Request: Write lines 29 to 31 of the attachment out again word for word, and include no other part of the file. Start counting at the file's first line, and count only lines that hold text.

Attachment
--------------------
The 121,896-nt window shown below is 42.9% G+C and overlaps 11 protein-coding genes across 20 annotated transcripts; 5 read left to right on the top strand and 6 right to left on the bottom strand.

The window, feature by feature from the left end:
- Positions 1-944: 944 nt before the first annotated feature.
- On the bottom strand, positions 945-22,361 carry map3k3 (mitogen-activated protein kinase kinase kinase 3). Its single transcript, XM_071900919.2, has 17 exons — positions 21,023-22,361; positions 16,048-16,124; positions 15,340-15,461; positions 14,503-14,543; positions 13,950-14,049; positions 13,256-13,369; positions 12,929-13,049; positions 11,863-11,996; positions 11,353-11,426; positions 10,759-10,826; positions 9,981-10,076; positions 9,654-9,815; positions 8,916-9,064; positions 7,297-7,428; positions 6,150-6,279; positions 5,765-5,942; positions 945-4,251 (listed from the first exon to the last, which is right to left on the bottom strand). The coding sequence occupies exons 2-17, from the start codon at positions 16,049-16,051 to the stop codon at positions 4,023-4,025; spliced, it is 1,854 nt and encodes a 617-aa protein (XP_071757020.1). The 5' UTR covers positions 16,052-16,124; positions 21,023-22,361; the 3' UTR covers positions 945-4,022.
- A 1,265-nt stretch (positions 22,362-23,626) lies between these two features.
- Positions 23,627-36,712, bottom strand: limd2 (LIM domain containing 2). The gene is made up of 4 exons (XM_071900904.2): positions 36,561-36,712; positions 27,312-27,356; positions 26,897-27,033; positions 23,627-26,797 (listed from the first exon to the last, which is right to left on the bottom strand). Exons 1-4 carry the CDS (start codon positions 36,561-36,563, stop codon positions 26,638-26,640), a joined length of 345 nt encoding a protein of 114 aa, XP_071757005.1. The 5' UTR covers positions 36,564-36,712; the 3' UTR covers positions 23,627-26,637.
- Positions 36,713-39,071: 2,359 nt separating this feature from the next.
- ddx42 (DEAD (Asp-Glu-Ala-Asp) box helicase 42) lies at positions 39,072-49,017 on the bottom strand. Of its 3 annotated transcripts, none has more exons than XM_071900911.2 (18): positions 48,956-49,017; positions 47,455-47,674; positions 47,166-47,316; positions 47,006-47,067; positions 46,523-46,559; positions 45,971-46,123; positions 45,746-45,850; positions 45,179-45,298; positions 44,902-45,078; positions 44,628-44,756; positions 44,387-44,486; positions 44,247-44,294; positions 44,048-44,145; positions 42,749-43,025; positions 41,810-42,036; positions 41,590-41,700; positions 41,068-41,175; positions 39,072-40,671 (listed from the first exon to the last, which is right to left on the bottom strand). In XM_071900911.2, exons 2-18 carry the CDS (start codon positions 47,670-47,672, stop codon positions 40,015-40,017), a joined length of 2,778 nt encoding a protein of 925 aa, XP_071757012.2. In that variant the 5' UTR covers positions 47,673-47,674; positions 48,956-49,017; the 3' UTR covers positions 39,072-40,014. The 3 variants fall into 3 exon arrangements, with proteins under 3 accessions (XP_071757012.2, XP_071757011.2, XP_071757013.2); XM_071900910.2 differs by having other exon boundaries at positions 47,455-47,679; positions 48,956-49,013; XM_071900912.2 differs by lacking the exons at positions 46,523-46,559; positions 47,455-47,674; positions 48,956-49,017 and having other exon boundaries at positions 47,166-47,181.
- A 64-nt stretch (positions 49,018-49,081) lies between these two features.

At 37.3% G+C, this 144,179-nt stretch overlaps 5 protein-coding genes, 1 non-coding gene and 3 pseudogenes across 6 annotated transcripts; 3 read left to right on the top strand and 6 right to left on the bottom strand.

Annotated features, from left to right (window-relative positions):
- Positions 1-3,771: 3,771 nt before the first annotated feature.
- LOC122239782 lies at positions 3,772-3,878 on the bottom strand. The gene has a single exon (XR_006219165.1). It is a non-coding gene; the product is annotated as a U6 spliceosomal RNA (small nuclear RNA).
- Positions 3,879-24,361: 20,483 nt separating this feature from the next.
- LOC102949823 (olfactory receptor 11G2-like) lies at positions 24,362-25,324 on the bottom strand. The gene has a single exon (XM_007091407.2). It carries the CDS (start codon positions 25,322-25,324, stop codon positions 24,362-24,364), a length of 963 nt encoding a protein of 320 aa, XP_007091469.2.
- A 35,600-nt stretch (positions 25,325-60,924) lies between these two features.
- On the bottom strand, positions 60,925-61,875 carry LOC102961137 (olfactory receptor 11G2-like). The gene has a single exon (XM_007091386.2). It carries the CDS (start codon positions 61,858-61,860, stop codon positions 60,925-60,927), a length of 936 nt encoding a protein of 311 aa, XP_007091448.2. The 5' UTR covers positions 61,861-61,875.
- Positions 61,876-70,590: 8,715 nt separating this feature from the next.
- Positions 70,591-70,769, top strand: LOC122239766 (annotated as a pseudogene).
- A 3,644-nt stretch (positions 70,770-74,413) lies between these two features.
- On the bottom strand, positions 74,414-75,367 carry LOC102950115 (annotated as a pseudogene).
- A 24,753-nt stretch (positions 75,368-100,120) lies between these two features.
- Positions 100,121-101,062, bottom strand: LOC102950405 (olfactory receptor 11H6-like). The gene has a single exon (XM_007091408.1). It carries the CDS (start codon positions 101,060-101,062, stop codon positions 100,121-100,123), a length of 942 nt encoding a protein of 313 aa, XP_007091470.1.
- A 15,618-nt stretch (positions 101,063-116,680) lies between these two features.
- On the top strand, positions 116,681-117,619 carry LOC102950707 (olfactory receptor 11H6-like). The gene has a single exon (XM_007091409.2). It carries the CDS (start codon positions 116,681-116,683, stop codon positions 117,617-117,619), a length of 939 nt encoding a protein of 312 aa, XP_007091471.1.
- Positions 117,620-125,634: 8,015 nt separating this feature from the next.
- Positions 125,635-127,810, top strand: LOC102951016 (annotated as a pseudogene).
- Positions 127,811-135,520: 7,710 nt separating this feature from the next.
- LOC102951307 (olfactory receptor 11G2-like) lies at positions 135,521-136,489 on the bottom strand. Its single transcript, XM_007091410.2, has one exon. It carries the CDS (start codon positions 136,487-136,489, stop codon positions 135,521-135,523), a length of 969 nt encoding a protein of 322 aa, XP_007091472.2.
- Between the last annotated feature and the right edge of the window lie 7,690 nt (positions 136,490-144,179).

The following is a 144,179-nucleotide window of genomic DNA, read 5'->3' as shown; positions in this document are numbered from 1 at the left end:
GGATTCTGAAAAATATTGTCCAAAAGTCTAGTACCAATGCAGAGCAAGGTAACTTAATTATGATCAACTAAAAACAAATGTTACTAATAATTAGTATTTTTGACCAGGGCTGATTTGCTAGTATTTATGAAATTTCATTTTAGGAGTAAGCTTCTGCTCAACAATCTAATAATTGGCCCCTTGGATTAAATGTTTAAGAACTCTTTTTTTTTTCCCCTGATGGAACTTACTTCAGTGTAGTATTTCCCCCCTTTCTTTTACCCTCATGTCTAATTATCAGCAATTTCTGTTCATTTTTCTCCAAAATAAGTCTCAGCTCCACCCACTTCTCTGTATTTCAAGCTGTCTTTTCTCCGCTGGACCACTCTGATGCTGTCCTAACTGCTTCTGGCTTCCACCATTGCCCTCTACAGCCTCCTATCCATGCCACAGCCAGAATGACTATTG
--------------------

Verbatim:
- LOC102951307 (olfactory receptor 11G2-like) lies at positions 135,521-136,489 on the bottom strand. Its single transcript, XM_007091410.2, has one exon. It carries the CDS (start codon positions 136,487-136,489, stop codon positions 135,521-135,523), a length of 969 nt encoding a protein of 322 aa, XP_007091472.2.
- Between the last annotated feature and the right edge of the window lie 7,690 nt (positions 136,490-144,179).

The following is a 144,179-nucleotide window of genomic DNA, read 5'->3' as shown; positions in this document are numbered from 1 at the left end: